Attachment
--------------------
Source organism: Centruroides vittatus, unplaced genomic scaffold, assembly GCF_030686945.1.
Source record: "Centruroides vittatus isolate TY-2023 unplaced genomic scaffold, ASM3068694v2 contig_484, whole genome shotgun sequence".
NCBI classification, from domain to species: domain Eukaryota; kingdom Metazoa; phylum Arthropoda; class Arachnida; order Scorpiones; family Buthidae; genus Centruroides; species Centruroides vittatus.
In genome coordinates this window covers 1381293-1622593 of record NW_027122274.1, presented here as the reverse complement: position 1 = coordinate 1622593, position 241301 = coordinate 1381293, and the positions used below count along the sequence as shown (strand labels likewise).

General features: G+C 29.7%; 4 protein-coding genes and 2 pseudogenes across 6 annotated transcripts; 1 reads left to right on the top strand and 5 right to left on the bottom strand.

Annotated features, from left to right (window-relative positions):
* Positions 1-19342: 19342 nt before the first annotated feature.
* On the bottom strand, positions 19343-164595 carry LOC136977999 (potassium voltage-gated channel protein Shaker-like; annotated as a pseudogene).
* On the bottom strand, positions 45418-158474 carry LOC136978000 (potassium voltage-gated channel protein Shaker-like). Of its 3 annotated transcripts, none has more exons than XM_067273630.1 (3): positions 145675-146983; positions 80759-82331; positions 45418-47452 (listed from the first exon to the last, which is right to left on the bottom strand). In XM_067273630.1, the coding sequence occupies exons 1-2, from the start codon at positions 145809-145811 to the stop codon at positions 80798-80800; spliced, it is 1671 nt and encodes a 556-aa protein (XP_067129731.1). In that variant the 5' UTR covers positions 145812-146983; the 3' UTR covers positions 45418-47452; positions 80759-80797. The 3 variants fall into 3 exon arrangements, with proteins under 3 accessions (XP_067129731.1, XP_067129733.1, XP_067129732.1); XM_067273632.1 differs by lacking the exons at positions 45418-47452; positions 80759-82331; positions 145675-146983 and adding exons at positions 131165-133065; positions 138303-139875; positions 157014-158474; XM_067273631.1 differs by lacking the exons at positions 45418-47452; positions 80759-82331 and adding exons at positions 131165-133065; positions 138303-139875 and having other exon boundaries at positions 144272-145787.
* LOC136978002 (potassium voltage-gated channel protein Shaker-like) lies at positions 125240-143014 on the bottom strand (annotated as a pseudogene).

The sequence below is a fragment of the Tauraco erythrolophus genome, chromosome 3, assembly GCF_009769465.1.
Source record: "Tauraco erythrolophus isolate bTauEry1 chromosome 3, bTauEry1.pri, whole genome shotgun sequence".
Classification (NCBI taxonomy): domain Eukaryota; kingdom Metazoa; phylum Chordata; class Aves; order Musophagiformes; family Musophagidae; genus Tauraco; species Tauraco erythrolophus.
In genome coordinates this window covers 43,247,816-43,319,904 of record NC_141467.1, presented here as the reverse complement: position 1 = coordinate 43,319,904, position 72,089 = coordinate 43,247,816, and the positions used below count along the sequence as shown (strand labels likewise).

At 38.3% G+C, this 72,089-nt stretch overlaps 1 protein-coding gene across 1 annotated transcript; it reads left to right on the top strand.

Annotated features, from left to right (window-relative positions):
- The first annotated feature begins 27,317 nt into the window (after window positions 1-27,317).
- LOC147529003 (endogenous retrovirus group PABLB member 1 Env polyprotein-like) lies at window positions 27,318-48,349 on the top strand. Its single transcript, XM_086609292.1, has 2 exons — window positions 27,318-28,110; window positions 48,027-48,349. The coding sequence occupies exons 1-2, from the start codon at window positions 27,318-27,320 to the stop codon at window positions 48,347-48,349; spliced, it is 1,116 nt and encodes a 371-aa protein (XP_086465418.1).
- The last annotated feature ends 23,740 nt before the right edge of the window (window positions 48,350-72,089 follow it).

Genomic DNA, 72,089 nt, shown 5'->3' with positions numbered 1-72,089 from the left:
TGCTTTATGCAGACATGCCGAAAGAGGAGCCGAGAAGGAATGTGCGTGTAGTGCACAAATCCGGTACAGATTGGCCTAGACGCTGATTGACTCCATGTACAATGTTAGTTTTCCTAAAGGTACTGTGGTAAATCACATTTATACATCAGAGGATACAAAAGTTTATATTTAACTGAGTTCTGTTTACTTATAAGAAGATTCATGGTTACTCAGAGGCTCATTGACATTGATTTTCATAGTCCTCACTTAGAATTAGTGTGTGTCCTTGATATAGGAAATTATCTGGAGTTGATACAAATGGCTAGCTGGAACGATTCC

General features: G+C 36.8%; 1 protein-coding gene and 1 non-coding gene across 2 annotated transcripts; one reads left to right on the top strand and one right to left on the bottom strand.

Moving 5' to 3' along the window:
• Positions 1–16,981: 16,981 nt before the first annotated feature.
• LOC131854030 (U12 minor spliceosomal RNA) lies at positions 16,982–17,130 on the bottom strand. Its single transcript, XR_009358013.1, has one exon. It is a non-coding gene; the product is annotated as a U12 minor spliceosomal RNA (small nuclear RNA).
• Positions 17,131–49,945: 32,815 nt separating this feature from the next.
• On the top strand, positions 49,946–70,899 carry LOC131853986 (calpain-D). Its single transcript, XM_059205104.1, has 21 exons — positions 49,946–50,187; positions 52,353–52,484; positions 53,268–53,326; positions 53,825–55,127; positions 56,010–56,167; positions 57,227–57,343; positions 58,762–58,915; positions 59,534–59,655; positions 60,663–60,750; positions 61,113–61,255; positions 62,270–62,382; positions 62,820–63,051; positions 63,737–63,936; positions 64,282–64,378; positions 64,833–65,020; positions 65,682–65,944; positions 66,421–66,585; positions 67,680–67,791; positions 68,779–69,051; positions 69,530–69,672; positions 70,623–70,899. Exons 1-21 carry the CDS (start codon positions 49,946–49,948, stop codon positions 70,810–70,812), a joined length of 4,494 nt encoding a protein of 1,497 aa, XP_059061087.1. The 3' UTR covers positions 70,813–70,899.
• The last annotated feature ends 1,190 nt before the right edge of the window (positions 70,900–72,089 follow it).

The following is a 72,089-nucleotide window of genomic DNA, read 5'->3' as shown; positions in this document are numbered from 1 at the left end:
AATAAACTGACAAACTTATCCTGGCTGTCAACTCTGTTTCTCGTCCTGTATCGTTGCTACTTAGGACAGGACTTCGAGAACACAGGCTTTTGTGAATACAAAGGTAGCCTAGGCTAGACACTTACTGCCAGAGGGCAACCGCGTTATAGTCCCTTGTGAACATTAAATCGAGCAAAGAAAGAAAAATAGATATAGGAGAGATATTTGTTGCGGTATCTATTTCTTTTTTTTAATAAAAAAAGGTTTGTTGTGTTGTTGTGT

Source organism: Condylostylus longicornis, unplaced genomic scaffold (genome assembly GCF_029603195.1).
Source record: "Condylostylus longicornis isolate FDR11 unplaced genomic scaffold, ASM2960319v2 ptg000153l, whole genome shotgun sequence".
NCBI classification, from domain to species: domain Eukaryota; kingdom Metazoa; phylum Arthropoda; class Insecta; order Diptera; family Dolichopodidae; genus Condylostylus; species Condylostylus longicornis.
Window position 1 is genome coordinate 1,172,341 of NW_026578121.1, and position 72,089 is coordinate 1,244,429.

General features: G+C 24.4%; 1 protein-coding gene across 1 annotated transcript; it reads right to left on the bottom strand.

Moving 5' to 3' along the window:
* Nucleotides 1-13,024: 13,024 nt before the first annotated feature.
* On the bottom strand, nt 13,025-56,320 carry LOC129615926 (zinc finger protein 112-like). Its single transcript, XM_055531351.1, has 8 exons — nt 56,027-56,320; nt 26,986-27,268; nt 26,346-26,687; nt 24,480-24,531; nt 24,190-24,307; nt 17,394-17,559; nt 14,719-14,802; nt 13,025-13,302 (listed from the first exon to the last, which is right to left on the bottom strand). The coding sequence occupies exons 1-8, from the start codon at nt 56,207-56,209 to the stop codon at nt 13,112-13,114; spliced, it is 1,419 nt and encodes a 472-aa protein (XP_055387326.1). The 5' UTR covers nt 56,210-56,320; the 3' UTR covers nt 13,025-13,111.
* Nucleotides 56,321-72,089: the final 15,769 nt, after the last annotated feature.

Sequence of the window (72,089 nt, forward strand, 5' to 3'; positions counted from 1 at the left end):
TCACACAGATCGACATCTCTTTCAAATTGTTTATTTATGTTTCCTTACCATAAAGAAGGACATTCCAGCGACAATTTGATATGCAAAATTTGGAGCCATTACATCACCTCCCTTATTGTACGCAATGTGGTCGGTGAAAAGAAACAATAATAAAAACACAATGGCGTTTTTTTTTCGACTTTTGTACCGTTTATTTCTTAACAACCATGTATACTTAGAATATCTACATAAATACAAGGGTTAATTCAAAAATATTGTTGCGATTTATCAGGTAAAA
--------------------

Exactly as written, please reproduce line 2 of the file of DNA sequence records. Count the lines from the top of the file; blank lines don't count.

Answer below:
Source record: "Centruroides vittatus isolate TY-2023 unplaced genomic scaffold, ASM3068694v2 contig_484, whole genome shotgun sequence".